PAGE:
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Spain rescues 549 migrants from Mediterranean Sea

Spain rescues 549 migrants from Mediterranean Sea

Spain rescues 549 migrants from Mediterranean Sea

Staff Reporter

The maritime rescue service in Spain has saved 549 migrants trying to cross the Mediterranean Sea.
Its craft intercepted six small smuggling boats carrying 350 migrants on Saturday in waters east of the Strait of Gibraltar.
Another 199 migrants were pulled from five different boats on Sunday, including two small inflatable boats.
Four children were being carried on one of the tiny recreational boats while the other was packed with 10 adults.
Estimates by the United Nations refugee agency say 2,262 migrants died while crossing the Mediterranean in 2018 and the EU’s border agency said 57,000 migrants reached Spain last year – double the figure for 2017.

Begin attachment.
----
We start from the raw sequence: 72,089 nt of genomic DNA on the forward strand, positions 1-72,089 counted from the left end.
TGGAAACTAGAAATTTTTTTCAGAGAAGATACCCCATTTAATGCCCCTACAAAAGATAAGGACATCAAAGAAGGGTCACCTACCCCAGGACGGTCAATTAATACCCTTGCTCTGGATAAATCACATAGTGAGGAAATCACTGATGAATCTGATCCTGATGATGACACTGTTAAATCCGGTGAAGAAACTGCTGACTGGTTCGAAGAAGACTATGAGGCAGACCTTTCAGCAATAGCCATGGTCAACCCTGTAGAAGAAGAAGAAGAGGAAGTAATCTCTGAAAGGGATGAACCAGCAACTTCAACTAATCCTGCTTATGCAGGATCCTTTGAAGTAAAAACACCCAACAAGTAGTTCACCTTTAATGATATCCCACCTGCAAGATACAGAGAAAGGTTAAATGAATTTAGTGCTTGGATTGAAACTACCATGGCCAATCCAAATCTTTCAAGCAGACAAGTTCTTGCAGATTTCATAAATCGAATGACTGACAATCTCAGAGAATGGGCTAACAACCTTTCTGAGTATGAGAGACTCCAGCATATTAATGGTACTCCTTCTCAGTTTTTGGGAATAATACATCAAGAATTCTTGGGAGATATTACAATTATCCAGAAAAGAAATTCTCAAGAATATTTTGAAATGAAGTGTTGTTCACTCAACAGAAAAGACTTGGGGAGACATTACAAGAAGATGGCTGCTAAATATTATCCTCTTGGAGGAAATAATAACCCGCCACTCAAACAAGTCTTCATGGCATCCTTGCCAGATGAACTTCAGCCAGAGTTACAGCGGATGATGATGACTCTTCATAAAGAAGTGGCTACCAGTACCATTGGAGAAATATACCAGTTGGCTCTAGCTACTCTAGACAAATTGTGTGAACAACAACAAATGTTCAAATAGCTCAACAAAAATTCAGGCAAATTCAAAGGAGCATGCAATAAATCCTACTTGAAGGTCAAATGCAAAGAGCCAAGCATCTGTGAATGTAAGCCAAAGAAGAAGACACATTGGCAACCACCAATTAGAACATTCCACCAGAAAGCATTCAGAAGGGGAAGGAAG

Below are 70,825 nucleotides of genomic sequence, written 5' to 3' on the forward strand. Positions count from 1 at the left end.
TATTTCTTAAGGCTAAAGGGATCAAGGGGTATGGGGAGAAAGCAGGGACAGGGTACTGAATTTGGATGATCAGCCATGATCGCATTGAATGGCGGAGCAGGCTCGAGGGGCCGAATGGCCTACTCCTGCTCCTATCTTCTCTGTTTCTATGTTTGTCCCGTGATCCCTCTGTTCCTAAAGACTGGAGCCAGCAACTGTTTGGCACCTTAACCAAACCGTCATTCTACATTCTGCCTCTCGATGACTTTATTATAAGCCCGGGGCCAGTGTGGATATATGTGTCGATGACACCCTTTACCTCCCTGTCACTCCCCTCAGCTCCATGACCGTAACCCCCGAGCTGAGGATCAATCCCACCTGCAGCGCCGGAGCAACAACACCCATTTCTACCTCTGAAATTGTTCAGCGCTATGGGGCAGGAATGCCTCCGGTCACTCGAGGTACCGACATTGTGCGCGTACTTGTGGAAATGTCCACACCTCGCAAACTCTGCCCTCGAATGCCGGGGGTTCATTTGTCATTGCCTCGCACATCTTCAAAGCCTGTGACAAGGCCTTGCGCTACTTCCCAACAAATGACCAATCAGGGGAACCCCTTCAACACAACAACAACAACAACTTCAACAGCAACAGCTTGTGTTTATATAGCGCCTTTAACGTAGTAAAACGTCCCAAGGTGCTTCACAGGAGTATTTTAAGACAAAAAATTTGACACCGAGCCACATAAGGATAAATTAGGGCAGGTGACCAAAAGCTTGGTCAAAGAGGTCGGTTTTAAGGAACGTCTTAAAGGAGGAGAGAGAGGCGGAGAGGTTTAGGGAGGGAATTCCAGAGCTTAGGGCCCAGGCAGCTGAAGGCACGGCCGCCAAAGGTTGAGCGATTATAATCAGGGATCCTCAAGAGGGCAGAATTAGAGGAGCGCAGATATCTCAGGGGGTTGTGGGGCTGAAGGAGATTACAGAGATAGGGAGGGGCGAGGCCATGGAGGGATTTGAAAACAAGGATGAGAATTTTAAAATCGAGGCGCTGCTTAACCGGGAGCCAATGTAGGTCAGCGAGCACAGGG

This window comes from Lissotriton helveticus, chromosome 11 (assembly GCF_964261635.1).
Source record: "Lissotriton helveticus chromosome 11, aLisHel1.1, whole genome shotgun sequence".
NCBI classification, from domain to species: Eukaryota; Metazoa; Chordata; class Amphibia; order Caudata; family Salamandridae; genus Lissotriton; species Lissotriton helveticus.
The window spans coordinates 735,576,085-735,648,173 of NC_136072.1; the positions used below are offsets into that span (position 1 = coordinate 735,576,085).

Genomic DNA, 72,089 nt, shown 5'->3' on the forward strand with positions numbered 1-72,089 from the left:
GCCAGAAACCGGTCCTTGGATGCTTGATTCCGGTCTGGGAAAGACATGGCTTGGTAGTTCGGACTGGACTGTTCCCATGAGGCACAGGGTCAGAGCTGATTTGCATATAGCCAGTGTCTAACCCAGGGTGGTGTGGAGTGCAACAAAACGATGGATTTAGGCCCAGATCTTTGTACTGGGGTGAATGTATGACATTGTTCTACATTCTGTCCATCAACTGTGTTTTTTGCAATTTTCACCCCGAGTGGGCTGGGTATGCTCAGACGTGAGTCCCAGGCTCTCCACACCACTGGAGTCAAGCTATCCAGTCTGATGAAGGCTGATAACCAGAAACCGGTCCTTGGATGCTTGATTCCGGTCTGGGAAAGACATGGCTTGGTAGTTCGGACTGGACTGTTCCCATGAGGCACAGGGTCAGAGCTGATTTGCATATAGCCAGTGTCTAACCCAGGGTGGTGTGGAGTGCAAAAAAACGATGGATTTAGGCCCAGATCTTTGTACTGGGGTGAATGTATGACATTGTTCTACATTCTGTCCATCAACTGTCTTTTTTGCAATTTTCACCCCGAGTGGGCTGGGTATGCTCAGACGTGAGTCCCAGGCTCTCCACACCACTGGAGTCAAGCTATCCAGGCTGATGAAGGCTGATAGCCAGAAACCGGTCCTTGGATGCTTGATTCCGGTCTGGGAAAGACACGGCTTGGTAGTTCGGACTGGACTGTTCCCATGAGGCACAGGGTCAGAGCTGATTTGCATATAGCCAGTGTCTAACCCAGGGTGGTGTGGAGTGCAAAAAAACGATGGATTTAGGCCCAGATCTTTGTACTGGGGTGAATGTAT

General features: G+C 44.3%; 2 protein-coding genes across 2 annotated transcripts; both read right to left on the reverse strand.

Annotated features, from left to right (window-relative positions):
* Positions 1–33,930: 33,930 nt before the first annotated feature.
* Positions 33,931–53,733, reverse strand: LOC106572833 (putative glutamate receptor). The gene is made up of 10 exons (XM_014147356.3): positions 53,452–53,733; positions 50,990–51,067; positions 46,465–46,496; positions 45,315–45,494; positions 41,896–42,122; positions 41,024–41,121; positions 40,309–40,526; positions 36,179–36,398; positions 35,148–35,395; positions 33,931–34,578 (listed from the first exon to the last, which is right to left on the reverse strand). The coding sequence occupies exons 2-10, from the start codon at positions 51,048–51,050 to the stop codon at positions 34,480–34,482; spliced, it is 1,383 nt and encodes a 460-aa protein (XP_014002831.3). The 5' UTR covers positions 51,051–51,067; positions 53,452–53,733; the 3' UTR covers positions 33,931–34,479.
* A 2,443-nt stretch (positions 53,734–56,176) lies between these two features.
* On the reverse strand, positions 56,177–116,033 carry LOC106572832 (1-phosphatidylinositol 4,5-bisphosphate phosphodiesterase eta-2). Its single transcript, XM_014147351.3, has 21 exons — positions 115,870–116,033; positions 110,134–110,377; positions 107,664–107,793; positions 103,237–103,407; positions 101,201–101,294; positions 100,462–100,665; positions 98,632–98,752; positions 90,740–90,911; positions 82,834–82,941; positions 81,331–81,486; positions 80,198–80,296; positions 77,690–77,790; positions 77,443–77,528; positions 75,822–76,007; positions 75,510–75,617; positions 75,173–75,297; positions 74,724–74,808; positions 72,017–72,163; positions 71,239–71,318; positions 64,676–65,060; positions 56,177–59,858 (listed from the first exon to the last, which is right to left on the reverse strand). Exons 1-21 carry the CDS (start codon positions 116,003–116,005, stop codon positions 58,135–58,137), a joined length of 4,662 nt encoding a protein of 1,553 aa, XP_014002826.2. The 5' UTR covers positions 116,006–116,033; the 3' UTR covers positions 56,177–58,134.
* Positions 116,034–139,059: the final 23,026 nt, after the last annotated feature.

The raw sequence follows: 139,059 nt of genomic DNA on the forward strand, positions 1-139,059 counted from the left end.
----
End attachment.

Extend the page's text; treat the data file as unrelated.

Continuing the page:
The problem has been exacerbated by the fact that Italy, Malta and other EU nations have been refusing to let aid boats full of rescued migrants dock at their ports.
Pope Francis has appealed to European leaders to show “concrete solidarity” to 49 migrants stranded aboard two rescue vessels since December.
Speaking in St Peter’s Square on Sunday, he highlighted the plight of migrants rescued in the Mediterranean Sea who have been waiting for days for permission for a safe port to let them disembark.
Italy’s populist government has refused to let private aid vessels disembark migrants rescued from human traffickers’ boats that are not seaworthy in Italian ports.
Malta has also refused migrants permission to leave their vessels but has allowed two boats to enter its waters for fresh supplies.
The Pope said: “Forty-nine migrants rescued in the Mediterranean by two NGO ships have been onboard for several days now, waiting to be able to disembark.
“I address a pressing appeal to European leaders that they show some concrete solidarity with respect to these people.”
The European Commission also urged EU member states to admit them earlier this week as concern grows over their plight.
Some of the migrants have been stranded at sea for more than two weeks.


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